On 5 November at 10:15 Maarja Vaikre will defend her doctoral thesis „The impact of forest drainage on macroinvertebrates and amphibians in small waterbodies and opportunities for cost-effective mitigation“ (in Animal Ecology).
Researcher Riinu Rannap, University of Tartu
Researcher Liina Remm, University of Tartu
Professor Kari-Matti Vuori, Finnish Environment Institute (Finland)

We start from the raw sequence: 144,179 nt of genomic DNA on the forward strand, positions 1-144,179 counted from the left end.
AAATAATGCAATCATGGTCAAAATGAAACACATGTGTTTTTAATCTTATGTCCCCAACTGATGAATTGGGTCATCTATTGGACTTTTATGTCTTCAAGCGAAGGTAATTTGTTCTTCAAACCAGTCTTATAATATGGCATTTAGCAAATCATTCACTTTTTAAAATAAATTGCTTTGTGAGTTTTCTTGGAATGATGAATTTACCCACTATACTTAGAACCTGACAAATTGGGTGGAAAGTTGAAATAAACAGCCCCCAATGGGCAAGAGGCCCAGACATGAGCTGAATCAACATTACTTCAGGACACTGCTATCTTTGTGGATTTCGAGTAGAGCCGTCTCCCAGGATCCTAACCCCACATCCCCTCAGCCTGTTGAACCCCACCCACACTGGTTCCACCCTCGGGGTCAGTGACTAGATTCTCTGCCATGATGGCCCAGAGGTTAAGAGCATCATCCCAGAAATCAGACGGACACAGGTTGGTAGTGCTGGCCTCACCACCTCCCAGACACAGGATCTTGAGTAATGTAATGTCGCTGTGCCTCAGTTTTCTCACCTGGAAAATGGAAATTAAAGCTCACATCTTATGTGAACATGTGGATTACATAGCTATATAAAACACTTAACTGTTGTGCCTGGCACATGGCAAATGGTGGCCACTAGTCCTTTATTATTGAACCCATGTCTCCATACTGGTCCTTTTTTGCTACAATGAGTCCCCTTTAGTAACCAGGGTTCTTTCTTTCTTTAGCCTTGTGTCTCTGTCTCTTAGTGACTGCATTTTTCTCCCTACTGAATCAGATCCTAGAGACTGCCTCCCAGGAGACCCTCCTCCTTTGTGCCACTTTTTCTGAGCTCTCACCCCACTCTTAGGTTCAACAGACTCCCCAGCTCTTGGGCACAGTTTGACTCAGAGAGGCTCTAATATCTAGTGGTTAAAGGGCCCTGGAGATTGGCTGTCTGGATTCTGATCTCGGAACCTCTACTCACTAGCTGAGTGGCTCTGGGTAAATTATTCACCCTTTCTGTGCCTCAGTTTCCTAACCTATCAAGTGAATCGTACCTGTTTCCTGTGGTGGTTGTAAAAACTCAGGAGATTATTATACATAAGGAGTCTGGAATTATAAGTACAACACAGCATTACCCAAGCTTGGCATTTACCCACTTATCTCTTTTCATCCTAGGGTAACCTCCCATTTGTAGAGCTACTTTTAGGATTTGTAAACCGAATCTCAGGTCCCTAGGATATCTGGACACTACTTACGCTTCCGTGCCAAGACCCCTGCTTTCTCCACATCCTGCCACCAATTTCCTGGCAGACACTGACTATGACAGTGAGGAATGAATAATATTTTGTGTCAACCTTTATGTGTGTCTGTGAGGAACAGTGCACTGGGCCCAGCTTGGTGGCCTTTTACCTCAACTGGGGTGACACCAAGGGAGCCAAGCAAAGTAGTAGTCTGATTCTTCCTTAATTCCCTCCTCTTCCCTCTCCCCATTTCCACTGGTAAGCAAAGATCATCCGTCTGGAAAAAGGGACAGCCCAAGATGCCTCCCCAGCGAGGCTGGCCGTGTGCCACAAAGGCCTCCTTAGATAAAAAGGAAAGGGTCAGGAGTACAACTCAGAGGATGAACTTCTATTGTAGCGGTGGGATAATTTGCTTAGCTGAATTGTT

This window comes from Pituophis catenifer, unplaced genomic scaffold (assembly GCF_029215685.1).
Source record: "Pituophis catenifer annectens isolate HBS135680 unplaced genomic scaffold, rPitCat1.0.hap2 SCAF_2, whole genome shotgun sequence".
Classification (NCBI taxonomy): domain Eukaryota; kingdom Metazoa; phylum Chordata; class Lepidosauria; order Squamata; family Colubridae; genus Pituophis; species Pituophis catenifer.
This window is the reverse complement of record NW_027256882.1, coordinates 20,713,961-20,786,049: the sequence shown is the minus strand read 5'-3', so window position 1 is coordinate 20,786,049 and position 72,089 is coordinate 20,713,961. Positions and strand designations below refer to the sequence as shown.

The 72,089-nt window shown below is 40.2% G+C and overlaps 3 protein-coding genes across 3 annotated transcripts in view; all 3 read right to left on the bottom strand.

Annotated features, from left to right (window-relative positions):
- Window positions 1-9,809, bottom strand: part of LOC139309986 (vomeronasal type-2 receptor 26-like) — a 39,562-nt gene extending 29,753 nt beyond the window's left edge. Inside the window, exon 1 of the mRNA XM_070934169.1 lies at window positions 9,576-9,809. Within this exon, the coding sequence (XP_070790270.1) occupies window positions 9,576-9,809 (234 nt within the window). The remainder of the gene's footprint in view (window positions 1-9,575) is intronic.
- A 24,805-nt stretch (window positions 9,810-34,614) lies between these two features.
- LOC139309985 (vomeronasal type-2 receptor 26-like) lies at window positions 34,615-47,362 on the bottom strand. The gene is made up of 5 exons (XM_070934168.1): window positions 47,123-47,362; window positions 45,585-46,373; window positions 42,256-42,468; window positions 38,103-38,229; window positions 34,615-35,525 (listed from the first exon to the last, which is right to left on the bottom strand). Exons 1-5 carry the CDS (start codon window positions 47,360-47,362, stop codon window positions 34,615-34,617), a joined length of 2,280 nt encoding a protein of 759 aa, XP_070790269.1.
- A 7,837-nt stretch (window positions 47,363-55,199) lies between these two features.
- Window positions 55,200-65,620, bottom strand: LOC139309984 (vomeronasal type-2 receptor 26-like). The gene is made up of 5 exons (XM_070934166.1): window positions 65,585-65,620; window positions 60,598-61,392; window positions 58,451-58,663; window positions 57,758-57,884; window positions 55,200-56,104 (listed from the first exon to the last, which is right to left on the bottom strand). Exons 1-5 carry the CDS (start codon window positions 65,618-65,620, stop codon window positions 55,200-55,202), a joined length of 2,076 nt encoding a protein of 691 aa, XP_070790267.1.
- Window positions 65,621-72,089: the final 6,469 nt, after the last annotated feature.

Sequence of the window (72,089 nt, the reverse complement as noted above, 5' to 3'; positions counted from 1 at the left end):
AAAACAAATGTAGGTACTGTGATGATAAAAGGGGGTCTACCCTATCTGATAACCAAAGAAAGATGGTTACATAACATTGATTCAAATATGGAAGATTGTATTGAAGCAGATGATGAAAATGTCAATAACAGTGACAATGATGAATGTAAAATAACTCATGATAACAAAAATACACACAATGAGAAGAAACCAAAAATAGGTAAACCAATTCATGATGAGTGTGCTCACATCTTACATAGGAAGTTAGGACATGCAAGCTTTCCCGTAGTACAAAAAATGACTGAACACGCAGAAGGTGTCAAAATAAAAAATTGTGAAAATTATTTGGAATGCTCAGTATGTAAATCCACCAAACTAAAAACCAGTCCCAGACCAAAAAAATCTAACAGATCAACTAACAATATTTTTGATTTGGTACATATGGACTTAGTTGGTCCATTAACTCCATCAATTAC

Small and/or temporary waterbodies are unique habitats that contribut to regional diversity and support many unique and endemic species. As temporary waterbodies are sensitive to changes in water volumes, their numbers and distribution are strongly affected by human activities. Wetland drainage, including for forestry, could be one of the main reasons why freshwater biodiversity is in decline. Drainage has significant effects on site hydrology by lowering the water table and leading excess water away via ditches. As a consequence, ditch networks constitute a very significant aquatic habitat in drained areas but are subject to periodic ditch network maintenance (DNM). Here I examined the effect of forest drainage and DNM on small waterbodies and their associated fauna in forest and fen landscapes, focusing on the ways to mitigate the loss of biodiversity. The effect of drainage and DNM on macroinvertebrates manifests through habitat loss (desiccation of pools) and subsequent shift and homogenization of assemblages as ditching and DNM substantially decreased the total number and abundance of taxa in remnant pools and changed ditch communities, though mean diversity was unaffected. Leaving drained protected peatlands for natural succession is not a feasible for supporting amphibian populations, as overgrown ditches do not substitute natural ﬂoods as breeding habitats presumably because of dense canopy cover. Ditches with beavers on the other hand provide high quality reproduction sites. Special measures are essential to mitigate the effect of DNM to macroinvertebrates and amphibians in drained forests. Remnant pools and newly cleaned ditches, preferred by brown frogs, have higher desiccation risk; therefore their populations in may not be sustainable in the long run without mitigation measures. For macroinvertebrates, construction of mitigation pools cannot be used as a “no net loss” measure, but rather as a means to supplement the species pool as they add species not common in drained forests. Nevertheless, creating mitigation pools alongside DNM seems to be feasible and cost-effective method to increase the diversity and number of available waterbodies in drained forest and thus support biodiversity.